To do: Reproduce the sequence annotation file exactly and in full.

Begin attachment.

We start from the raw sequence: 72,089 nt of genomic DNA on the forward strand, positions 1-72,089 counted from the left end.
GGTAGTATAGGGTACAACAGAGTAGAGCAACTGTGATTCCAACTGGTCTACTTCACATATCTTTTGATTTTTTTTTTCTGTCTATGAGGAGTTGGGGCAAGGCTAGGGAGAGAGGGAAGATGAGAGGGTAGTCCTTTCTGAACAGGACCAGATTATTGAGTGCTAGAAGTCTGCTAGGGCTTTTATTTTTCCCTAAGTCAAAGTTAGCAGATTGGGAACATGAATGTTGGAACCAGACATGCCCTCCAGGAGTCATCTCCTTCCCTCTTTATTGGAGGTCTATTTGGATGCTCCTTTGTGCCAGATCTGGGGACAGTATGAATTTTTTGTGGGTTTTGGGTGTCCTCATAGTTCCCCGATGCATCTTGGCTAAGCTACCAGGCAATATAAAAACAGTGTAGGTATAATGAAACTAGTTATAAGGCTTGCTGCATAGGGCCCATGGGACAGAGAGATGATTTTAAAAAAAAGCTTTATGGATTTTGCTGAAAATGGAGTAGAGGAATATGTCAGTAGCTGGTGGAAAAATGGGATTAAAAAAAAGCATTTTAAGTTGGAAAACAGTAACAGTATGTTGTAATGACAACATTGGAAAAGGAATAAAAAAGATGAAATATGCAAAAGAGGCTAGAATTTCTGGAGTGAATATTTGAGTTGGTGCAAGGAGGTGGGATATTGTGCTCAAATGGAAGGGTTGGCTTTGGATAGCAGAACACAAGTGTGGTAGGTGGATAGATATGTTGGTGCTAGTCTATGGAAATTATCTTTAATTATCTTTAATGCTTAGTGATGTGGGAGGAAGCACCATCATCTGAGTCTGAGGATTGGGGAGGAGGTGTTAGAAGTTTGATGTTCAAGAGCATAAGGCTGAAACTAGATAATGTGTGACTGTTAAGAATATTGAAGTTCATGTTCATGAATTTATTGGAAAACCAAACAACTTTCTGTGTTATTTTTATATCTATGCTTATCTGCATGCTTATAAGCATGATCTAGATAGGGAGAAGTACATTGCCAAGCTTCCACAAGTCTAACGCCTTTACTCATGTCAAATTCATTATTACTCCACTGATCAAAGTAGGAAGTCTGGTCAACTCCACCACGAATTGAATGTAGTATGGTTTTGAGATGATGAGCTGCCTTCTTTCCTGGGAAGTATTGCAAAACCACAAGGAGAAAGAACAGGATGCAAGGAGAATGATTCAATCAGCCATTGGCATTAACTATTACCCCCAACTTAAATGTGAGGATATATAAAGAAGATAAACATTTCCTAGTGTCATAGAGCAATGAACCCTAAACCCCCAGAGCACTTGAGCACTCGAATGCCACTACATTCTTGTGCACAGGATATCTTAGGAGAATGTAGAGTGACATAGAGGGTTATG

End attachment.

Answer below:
We start from the raw sequence: 72,089 nt of genomic DNA on the forward strand, positions 1-72,089 counted from the left end.
GGTAGTATAGGGTACAACAGAGTAGAGCAACTGTGATTCCAACTGGTCTACTTCACATATCTTTTGATTTTTTTTTTCTGTCTATGAGGAGTTGGGGCAAGGCTAGGGAGAGAGGGAAGATGAGAGGGTAGTCCTTTCTGAACAGGACCAGATTATTGAGTGCTAGAAGTCTGCTAGGGCTTTTATTTTTCCCTAAGTCAAAGTTAGCAGATTGGGAACATGAATGTTGGAACCAGACATGCCCTCCAGGAGTCATCTCCTTCCCTCTTTATTGGAGGTCTATTTGGATGCTCCTTTGTGCCAGATCTGGGGACAGTATGAATTTTTTGTGGGTTTTGGGTGTCCTCATAGTTCCCCGATGCATCTTGGCTAAGCTACCAGGCAATATAAAAACAGTGTAGGTATAATGAAACTAGTTATAAGGCTTGCTGCATAGGGCCCATGGGACAGAGAGATGATTTTAAAAAAAAGCTTTATGGATTTTGCTGAAAATGGAGTAGAGGAATATGTCAGTAGCTGGTGGAAAAATGGGATTAAAAAAAAGCATTTTAAGTTGGAAAACAGTAACAGTATGTTGTAATGACAACATTGGAAAAGGAATAAAAAAGATGAAATATGCAAAAGAGGCTAGAATTTCTGGAGTGAATATTTGAGTTGGTGCAAGGAGGTGGGATATTGTGCTCAAATGGAAGGGTTGGCTTTGGATAGCAGAACACAAGTGTGGTAGGTGGATAGATATGTTGGTGCTAGTCTATGGAAATTATCTTTAATTATCTTTAATGCTTAGTGATGTGGGAGGAAGCACCATCATCTGAGTCTGAGGATTGGGGAGGAGGTGTTAGAAGTTTGATGTTCAAGAGCATAAGGCTGAAACTAGATAATGTGTGACTGTTAAGAATATTGAAGTTCATGTTCATGAATTTATTGGAAAACCAAACAACTTTCTGTGTTATTTTTATATCTATGCTTATCTGCATGCTTATAAGCATGATCTAGATAGGGAGAAGTACATTGCCAAGCTTCCACAAGTCTAACGCCTTTACTCATGTCAAATTCATTATTACTCCACTGATCAAAGTAGGAAGTCTGGTCAACTCCACCACGAATTGAATGTAGTATGGTTTTGAGATGATGAGCTGCCTTCTTTCCTGGGAAGTATTGCAAAACCACAAGGAGAAAGAACAGGATGCAAGGAGAATGATTCAATCAGCCATTGGCATTAACTATTACCCCCAACTTAAATGTGAGGATATATAAAGAAGATAAACATTTCCTAGTGTCATAGAGCAATGAACCCTAAACCCCCAGAGCACTTGAGCACTCGAATGCCACTACATTCTTGTGCACAGGATATCTTAGGAGAATGTAGAGTGACATAGAGGGTTATG